“I’m sorry, but as of my training cut-off in September 2021, I don’t have information on events or data past that point. Therefore, I cannot provide results for the 2022 midterm elections. Please consult a reliable and up-to-date source for this information.”
In that regard, GPT is like a “brain in a jar.” The brain consists of a massive amount of pretraining (that is what the P stands for in GPT) powered by lots of servers running expensive GPU chips. The knowledge base was set at the time of the training cutoff. This brain cannot learn from any of the information you submit in your prompts, nor can it remember anything it told you in response.
So, let’s start by specifically answering two questions that everyone seems to be asking:
- Can GPT learn from and remember the information or data I send to it in a prompt?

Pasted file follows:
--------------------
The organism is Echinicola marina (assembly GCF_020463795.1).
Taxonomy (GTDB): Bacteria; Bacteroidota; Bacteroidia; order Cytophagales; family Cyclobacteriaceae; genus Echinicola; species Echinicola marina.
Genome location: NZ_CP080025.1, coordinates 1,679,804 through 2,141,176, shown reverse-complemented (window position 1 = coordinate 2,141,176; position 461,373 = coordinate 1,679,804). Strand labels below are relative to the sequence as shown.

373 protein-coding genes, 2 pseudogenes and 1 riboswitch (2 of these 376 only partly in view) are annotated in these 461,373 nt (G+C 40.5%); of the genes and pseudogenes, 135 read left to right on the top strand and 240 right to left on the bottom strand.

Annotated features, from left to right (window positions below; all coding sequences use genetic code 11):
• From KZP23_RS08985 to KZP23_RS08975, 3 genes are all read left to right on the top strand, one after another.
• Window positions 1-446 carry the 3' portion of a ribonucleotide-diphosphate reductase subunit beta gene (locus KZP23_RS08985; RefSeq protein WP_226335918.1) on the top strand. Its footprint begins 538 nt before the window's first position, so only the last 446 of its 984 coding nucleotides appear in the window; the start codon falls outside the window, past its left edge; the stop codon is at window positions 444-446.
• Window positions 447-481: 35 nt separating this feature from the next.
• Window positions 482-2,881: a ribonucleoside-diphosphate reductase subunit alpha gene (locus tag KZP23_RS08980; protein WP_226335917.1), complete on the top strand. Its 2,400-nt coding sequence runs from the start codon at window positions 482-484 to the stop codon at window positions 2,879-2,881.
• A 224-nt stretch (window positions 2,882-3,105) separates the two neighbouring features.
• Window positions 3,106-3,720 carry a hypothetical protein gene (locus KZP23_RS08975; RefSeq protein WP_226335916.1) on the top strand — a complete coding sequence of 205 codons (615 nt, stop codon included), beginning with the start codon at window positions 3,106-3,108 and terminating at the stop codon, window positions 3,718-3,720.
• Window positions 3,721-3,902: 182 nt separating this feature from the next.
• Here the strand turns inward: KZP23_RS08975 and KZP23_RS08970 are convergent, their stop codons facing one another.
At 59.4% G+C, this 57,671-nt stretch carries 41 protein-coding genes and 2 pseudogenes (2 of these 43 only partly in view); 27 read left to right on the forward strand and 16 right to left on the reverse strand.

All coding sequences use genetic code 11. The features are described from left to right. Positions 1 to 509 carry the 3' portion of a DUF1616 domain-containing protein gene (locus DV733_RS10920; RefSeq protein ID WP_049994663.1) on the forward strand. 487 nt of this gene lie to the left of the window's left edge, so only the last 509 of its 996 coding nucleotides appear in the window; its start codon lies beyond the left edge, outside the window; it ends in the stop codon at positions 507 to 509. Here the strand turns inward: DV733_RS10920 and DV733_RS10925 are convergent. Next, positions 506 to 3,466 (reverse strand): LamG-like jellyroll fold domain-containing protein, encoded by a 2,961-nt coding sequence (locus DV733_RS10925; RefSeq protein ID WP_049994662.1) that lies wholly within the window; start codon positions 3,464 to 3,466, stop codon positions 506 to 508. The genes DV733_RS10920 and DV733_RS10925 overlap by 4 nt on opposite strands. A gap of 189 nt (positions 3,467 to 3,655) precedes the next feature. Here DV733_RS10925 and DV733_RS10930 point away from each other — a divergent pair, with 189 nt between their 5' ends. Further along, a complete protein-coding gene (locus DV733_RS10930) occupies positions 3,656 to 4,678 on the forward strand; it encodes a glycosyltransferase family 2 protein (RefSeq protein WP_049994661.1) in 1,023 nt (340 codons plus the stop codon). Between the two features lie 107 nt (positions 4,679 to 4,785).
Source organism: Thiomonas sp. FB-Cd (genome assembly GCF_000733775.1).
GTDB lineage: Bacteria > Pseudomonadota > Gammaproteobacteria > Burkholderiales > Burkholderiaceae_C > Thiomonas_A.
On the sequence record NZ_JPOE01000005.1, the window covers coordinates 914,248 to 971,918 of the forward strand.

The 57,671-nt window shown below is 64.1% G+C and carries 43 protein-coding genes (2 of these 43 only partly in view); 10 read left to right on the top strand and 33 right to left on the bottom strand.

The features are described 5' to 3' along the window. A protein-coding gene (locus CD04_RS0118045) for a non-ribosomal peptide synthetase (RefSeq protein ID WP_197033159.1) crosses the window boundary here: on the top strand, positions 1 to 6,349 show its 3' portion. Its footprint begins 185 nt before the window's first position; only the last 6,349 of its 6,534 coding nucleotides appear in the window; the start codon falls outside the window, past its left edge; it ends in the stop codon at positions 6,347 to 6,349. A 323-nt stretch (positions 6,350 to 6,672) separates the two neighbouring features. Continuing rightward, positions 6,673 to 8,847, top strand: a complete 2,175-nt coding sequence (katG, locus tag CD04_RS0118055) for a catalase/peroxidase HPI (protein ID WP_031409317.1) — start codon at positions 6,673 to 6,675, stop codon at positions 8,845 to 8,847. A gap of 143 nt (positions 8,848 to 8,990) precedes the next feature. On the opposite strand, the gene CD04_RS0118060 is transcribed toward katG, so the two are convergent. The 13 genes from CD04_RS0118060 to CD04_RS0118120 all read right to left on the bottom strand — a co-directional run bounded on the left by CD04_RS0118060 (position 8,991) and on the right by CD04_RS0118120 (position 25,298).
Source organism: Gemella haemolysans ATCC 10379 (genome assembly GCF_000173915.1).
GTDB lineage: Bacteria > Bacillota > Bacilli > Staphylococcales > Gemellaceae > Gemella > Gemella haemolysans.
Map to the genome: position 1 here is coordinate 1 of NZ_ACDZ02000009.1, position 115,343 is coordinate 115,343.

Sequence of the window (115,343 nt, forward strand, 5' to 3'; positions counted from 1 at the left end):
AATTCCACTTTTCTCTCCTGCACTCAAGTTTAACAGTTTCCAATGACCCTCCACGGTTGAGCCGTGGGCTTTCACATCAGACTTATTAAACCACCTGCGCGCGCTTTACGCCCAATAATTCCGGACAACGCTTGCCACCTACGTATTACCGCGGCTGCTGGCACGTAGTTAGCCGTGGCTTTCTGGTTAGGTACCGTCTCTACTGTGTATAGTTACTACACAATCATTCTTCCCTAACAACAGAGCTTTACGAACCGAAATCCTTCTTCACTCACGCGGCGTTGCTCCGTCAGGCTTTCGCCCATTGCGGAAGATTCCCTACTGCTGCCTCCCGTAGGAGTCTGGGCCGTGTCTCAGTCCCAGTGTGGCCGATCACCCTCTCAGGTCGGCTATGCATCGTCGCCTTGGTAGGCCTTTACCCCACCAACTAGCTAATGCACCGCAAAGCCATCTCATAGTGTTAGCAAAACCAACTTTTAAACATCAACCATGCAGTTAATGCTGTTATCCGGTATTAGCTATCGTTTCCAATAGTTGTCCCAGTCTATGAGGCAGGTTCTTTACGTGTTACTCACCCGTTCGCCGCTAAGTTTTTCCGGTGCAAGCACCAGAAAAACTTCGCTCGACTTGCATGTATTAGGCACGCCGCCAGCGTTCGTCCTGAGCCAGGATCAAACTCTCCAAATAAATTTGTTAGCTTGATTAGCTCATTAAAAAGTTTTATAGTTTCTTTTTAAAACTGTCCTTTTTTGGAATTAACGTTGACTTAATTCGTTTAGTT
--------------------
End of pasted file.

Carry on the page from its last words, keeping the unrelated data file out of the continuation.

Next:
No, it cannot. It does not have the ability to learn from your prompts or even remember them.
- Can GPT intentionally or even inadvertently share information I send in a prompt to other users?
No, it cannot. It does not remember anything sent in a prompt beyond creating its answer (as we discuss below). As a result, there is absolutely no danger of it sharing information you send to another user.
If All That Is True, How Does ChatGPT Remember Our Conversations?
One of the most fascinating parts about ChatGPT (the web front end that originally caught everyone’s attention) is its ability to engage in extended conversations with users. If GPT has no memory, how can ChatGPT remember our conversations?
The simple answer is this. Behind the scenes, OpenAI saves your conversations and resends as much of that text as possible with the new prompt. That is also the reason ChatGPT users can return to earlier conversations and pick up where they left off.